I’m so pleased to be celebrating paperback publication day of The Good Guy by Susan Beale with an interview with the author. The Good Guy is published in paperback today, 9th March 2017, by John Murray and is available for purchase by following the publisher links here.
The Good Guy
Ted, a car-tyre salesman in 1960s suburban New England, is a dreamer who craves admiration. His wife, Abigail, longs for a life of the mind. Single-girl Penny just wants to be loved. When a chance encounter brings Ted and Penny together, he becomes enamoured and begins inventing a whole new life with her at its centre. But when this fantasy collides with reality, the fallout threatens everything, and everyone, he holds dear.
The Good Guy is a deeply compelling debut about love, marriage and what happens when good intentions and self-deception are taken to extremes.
An Interview with Susan Beale
Welcome to Linda’s Book Bag Susan. Thank you so much for agreeing to answer some questions on my blog about your writing. Firstly, please could you tell me a little about yourself?
Thank you. I’m delighted to be here. I grew up in Falmouth, Massachusetts, which is the second largest town on Cape Cod. In 1990 I married my Danish husband and we’ve been expats ever since. We started in the UK, moved to France, and then Belgium, and then, in 2012, back to the UK. I worked as a journalist and editor until our second son (we have four) was fifteen months old. The work-life balance wouldn’t balance, so I took a break that ended up lasting fifteen years. Faced with the prospect of starting from scratch in an industry that had been thoroughly disrupted, I decided to go for the moon shot and try to become a novelist. I wrote the first draft of my novel The Good Guy while on the creative writing MA course at Bath Spa University.
Without spoiling the plot, please could you tell us a bit about The Good Guy?
It’s set in New England in the mid-sixties, just before the sexual revolution; conformity is reaching its high-water mark and white males without college degrees have never had it so good.
Ted McDougall is a university drop-out and an up-and-coming tyre salesman, living the American Dream in a tract housing development west of Boston, with his wife and childhood sweetheart, Abigail, and their baby daughter Mindy. Their troubles are relatively minor – Abigail misses her studies and struggles with the domestic arts; Ted interprets her sadness as dissatisfaction with him and his choice of career.
On the night he lands his biggest business deal to-date, Ted meets Penny and is enchanted, not only with her but also with what he sees as her glamorous, independent life. He repeatedly seeks her out, gradually conjuring a second life with her at its centre. He tells himself he can keep the two lives from colliding.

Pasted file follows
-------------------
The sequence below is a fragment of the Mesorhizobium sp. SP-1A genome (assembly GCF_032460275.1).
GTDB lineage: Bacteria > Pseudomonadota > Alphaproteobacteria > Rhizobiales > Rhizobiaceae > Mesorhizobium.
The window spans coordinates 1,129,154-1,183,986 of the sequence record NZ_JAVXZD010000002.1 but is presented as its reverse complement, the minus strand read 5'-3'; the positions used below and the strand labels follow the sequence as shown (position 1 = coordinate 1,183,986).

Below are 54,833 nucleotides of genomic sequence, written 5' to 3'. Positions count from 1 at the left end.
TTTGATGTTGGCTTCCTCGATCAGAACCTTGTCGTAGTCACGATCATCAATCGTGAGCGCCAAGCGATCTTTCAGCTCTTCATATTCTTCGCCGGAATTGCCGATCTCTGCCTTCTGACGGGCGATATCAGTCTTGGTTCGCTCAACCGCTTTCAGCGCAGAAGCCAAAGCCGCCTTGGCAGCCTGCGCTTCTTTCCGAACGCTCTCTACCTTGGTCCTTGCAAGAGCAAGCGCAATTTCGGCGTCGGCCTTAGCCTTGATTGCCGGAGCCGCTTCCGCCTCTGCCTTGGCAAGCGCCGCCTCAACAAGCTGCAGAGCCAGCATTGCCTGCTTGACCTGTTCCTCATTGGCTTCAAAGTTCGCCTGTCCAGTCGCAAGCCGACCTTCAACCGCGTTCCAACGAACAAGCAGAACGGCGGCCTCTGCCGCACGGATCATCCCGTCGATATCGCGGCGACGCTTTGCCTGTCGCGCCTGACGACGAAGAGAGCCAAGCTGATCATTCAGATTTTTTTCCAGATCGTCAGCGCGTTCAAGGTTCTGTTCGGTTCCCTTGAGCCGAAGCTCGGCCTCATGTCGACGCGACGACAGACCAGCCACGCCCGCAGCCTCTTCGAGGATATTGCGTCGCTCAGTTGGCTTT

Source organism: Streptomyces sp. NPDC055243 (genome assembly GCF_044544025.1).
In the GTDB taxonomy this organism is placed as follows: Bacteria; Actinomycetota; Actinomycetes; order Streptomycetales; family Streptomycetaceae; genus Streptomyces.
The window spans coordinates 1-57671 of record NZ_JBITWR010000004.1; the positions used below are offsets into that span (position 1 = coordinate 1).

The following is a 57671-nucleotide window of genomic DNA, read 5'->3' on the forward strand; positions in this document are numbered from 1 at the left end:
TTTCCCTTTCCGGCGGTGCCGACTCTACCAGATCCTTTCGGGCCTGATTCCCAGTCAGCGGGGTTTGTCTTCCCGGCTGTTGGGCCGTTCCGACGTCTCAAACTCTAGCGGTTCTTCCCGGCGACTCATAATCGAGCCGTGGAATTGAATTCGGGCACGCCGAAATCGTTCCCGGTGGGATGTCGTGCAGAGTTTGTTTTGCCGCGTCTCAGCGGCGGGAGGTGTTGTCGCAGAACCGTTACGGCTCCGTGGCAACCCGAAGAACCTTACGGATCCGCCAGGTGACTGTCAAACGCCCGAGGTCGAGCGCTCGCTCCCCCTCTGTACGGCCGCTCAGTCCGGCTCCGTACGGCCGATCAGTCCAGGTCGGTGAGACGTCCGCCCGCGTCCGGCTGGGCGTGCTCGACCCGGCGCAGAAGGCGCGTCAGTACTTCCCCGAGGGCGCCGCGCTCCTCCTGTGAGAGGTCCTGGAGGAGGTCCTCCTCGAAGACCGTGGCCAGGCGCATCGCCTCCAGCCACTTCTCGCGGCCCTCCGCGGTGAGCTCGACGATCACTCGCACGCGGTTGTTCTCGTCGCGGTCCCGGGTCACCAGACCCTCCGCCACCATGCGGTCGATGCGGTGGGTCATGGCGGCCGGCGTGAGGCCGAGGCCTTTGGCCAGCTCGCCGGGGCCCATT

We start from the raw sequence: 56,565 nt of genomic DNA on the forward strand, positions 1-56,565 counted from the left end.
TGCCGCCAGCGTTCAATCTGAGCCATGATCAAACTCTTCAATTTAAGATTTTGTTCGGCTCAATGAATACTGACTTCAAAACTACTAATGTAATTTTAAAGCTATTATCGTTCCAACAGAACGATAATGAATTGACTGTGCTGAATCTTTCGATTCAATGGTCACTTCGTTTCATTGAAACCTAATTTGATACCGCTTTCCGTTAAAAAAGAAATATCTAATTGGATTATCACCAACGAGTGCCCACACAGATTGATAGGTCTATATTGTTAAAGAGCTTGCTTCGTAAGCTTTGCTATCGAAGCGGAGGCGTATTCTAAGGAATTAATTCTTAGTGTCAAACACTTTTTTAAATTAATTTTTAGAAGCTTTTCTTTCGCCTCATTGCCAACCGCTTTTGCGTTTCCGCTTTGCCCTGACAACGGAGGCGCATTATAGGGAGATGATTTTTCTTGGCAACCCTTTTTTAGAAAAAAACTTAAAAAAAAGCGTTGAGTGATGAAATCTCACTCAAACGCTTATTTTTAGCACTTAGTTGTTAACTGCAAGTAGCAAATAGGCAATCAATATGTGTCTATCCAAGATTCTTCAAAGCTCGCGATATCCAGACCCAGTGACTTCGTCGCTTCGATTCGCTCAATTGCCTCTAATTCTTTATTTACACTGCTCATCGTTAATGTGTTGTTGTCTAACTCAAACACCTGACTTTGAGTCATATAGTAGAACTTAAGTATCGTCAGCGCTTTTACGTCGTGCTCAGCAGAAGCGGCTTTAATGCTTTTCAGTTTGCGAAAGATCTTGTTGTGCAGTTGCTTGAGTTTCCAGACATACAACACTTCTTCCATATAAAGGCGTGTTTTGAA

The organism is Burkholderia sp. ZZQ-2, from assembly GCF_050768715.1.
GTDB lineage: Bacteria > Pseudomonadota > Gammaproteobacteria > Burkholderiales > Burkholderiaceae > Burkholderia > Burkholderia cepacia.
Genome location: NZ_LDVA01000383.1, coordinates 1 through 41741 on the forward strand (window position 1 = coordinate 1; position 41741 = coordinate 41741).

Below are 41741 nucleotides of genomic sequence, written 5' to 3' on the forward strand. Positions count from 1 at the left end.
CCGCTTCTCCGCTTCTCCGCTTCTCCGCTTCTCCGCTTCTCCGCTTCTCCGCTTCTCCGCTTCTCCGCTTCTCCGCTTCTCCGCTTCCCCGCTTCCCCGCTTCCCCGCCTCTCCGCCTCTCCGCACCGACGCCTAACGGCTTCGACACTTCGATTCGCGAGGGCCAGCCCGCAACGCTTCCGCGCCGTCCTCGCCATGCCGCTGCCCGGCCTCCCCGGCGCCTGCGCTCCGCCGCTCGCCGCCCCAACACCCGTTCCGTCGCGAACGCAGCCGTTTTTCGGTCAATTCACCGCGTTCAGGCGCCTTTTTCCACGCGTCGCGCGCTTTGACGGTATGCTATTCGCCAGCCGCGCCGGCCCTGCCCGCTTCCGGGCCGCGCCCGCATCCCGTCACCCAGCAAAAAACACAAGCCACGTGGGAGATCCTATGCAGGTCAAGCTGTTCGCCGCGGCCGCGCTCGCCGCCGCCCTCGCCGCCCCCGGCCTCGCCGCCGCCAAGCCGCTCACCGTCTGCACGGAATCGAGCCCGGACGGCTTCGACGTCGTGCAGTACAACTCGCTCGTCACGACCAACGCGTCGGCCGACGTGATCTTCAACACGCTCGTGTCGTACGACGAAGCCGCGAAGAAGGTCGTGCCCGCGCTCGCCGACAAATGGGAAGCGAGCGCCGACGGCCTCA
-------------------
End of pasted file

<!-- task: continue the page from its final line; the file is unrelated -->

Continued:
When did you first realise you were going to be a writer?
Probably when I was four or five, but it took me decades to admit, even to myself, that I wanted to write novels. I thought that novelists were born not made, and that I didn’t have the goods. I became a journalist because it’s considered a trade not an art – also because I’m very curious and I love asking people questions.
Which aspects of your writing do you find easiest and most difficult?
I hesitate to describe anything about the writing process as easy, but I’d say that dialogue, characterisation and description attract the bulk of my writing attention. My inter critic constantly badgers me with questions like: ‘Is that something that character would say or think?’, ‘What is their frame of reference?’, ‘What does he or she want?’; or ‘How would that place look, smell, sound?’ The inner critic isn’t as obsessed with things like pacing and suspense. I have to be more deliberate and conscious about those parts of storytelling.
What are your writing routines and where do you do most of your writing?
I would love to tell you about the wonderful routine that have I created and to which I cling. Regular practice is one of two essential ingredients to becoming a good writer – the other being reading – and I aim to get a few hours of writing in every day. Ideally, early in the morning, so that by lunchtime I can do other things without feeling guilty. Maybe when my kids leave the nest, I’ll be able to manage it.
But I can’t throw too much shade my kids’ way. I’m a terrible procrastinator. I could read political websites until my eyeballs melted and the past twelve months, with Brexit and Trump, I’ve indulged in unhealthy levels of it. Being a political junkie the worst kind of vice because you can pretend it’s a virtue: ‘It’s my civic responsibility to stay informed!’ when, really, you’re just wasting time, avoiding the hard work of fiction, which is mapping a place that doesn’t yet exist.